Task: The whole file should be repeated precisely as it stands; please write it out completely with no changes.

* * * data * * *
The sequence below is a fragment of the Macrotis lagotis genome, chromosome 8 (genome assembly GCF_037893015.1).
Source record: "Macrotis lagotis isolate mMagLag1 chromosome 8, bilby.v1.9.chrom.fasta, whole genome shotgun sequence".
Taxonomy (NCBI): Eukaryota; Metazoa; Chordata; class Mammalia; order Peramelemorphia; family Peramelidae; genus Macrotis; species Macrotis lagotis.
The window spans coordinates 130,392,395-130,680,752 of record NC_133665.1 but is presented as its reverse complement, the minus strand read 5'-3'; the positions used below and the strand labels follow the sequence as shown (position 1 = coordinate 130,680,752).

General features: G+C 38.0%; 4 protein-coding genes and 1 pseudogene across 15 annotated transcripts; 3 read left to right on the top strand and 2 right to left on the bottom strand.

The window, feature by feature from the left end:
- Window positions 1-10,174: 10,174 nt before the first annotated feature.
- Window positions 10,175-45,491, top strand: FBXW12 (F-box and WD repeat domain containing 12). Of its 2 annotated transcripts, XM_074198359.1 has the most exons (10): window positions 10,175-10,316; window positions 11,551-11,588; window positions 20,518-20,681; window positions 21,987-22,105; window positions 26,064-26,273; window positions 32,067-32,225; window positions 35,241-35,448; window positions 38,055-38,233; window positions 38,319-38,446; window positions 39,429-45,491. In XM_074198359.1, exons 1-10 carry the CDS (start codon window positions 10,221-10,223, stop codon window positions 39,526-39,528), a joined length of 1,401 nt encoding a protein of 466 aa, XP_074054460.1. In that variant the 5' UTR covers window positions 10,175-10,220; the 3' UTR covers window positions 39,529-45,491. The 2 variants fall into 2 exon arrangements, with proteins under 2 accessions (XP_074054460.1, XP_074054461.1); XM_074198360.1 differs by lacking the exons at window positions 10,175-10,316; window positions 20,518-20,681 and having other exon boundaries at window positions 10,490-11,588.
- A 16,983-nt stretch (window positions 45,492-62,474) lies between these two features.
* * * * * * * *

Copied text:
The sequence below is a fragment of the Macrotis lagotis genome, chromosome 8 (genome assembly GCF_037893015.1).
Source record: "Macrotis lagotis isolate mMagLag1 chromosome 8, bilby.v1.9.chrom.fasta, whole genome shotgun sequence".
Taxonomy (NCBI): Eukaryota; Metazoa; Chordata; class Mammalia; order Peramelemorphia; family Peramelidae; genus Macrotis; species Macrotis lagotis.
The window spans coordinates 130,392,395-130,680,752 of record NC_133665.1 but is presented as its reverse complement, the minus strand read 5'-3'; the positions used below and the strand labels follow the sequence as shown (position 1 = coordinate 130,680,752).

General features: G+C 38.0%; 4 protein-coding genes and 1 pseudogene across 15 annotated transcripts; 3 read left to right on the top strand and 2 right to left on the bottom strand.

The window, feature by feature from the left end:
- Window positions 1-10,174: 10,174 nt before the first annotated feature.
- Window positions 10,175-45,491, top strand: FBXW12 (F-box and WD repeat domain containing 12). Of its 2 annotated transcripts, XM_074198359.1 has the most exons (10): window positions 10,175-10,316; window positions 11,551-11,588; window positions 20,518-20,681; window positions 21,987-22,105; window positions 26,064-26,273; window positions 32,067-32,225; window positions 35,241-35,448; window positions 38,055-38,233; window positions 38,319-38,446; window positions 39,429-45,491. In XM_074198359.1, exons 1-10 carry the CDS (start codon window positions 10,221-10,223, stop codon window positions 39,526-39,528), a joined length of 1,401 nt encoding a protein of 466 aa, XP_074054460.1. In that variant the 5' UTR covers window positions 10,175-10,220; the 3' UTR covers window positions 39,529-45,491. The 2 variants fall into 2 exon arrangements, with proteins under 2 accessions (XP_074054460.1, XP_074054461.1); XM_074198360.1 differs by lacking the exons at window positions 10,175-10,316; window positions 20,518-20,681 and having other exon boundaries at window positions 10,490-11,588.
- A 16,983-nt stretch (window positions 45,492-62,474) lies between these two features.